David Harding“We become the catalyst and the cheerleaders,” Harding said.

It’s been just that kind of approach, one step at a time, that’s led Virginia Baptists to where they are now in the Delmas 19 community of Port-au-Prince.

Meeting broad needs

Short-term relief work in Haiti, where the organization had not been active before the earthquake, led to a partnership with the Haiti Baptist Convention, Hungarian Baptists and the Baptist World Alliance to finance the construction of an orphanage in Delmas 19.

The facility known as the Source of Light Center was completed in 2012 and houses nearly 39 orphans and a school serving 200 students, Prillaman said.

The three-story building also is used to provide continuing adult education in fields including nursing and automobile repair.

The project was completed using local labor and was initiated upon the request of neighborhood residents and HBC, Prillaman said.

Another need identified by locals was for sustainable housing as thousands continued to live under blue tarps donated shortly after the quake.

Under Haitian leadership, VBMB designed a two-bedroom home plan, using block construction, Prillaman said. Local labor used supplies provided by the VBMB to build nearly 30 homes, most of them in Delmas 19, she said.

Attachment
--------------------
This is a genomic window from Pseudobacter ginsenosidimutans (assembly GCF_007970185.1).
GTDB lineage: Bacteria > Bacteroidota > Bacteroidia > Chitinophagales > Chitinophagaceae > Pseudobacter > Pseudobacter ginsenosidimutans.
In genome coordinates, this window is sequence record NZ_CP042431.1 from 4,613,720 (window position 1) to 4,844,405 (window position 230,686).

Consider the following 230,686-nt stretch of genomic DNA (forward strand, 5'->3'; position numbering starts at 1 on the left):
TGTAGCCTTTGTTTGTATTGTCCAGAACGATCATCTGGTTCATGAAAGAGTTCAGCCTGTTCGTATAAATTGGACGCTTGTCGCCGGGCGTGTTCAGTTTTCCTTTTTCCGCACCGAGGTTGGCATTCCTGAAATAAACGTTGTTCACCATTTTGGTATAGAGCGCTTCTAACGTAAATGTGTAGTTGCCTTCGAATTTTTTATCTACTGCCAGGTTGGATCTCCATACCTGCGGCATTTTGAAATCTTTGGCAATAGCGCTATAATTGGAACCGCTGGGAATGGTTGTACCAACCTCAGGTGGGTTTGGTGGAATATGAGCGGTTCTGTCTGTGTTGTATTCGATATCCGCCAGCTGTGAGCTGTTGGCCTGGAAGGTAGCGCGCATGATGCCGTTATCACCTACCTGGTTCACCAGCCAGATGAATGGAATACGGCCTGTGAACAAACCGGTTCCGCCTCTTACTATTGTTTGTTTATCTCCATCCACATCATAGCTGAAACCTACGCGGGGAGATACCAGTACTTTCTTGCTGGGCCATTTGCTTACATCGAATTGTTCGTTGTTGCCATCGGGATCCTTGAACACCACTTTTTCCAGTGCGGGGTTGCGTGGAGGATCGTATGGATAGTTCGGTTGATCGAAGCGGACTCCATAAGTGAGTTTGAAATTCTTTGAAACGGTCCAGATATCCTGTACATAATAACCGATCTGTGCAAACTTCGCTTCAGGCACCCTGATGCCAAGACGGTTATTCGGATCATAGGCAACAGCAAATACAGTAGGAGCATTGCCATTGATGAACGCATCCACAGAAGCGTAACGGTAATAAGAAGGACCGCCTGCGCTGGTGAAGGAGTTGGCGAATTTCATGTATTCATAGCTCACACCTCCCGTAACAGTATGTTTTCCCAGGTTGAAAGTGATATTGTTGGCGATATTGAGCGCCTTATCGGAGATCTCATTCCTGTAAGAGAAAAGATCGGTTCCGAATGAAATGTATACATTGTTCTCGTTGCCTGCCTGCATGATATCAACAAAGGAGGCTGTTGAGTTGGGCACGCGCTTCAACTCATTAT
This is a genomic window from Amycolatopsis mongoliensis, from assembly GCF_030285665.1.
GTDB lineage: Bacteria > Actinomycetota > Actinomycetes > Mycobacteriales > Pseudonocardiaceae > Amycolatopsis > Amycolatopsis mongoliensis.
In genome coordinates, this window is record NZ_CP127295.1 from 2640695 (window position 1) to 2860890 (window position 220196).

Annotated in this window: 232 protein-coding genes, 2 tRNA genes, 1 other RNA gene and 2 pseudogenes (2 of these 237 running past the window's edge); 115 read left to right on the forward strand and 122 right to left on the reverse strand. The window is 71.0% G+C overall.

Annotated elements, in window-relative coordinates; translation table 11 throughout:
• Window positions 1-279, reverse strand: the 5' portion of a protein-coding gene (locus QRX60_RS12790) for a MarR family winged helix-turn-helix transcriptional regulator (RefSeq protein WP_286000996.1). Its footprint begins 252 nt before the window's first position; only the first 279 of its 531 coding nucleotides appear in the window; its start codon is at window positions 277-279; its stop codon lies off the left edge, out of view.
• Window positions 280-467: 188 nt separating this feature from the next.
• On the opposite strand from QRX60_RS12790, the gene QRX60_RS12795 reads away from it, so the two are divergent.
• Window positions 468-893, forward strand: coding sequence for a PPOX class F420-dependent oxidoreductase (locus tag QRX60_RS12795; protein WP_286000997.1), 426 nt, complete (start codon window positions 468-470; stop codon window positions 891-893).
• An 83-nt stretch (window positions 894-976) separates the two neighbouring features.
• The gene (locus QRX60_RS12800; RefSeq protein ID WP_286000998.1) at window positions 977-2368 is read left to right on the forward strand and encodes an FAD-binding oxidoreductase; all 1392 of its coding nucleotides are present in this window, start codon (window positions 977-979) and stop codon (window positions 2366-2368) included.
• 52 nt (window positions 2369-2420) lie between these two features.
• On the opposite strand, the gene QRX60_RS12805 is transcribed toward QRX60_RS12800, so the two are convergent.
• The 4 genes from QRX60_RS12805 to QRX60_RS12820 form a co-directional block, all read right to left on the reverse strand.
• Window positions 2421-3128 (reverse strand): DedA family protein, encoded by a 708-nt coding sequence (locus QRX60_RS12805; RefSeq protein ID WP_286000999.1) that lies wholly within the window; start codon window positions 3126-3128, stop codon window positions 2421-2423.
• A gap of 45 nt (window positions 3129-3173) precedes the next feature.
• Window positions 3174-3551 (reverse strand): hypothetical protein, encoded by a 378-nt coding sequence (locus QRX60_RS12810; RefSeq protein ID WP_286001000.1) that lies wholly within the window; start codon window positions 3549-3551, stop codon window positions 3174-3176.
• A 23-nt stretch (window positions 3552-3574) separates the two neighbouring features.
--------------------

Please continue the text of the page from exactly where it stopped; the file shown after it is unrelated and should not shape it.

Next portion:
“As a result of all these activities, the community has been very aware of our presence.”

‘A hand across’

That’s how the idea of planting a church in Delmas 19 was eventually presented to Virginia Baptists, she said.

It originated with a Haitian pastor who had been praying about God’s next move for him in engaging the community on a wider level.

“He knew we had done a good job of meeting their physical needs,” Prillaman said. “We had dug a well, were providing orphan care, agricultural projects, chickens — and we began to have a conversation” about planting a church.

Prillaman approach VBMB church planters, who earlier this month secured three-year funding for the project, said Wayne Faison, team coordinator for the courageous churches team, the VBMB’s new church starts and evangelism program.

Prillaman said she is headed to Haiti next month to work with Haiti Baptists in mapping out the establishment of the new church. Faison will travel there in the fall. Neither knew a firm timeline of when the church will be completed.

But Faison said the initiative will come from Haitians with guidance from Virginia Baptists and their long-standing church-planting partners from Ghana, in West Africa.

The organization has planted an average of 23 churches a year, including 14 a year in states other than Virginia since 2012, Faison said. Globally they are planting about a dozen new churches a year.

In Haiti, as it does elsewhere around the world, the VBMB and its partners will be vigilant in avoiding the pitfalls of western mission work that has created global populations dependent on outsiders for their vision and resources, Faison said.

“This is not something we are giving them, this is something we are receiving,” he said. “It’s not a hand-out or even a hand-up — it’s a hand across.”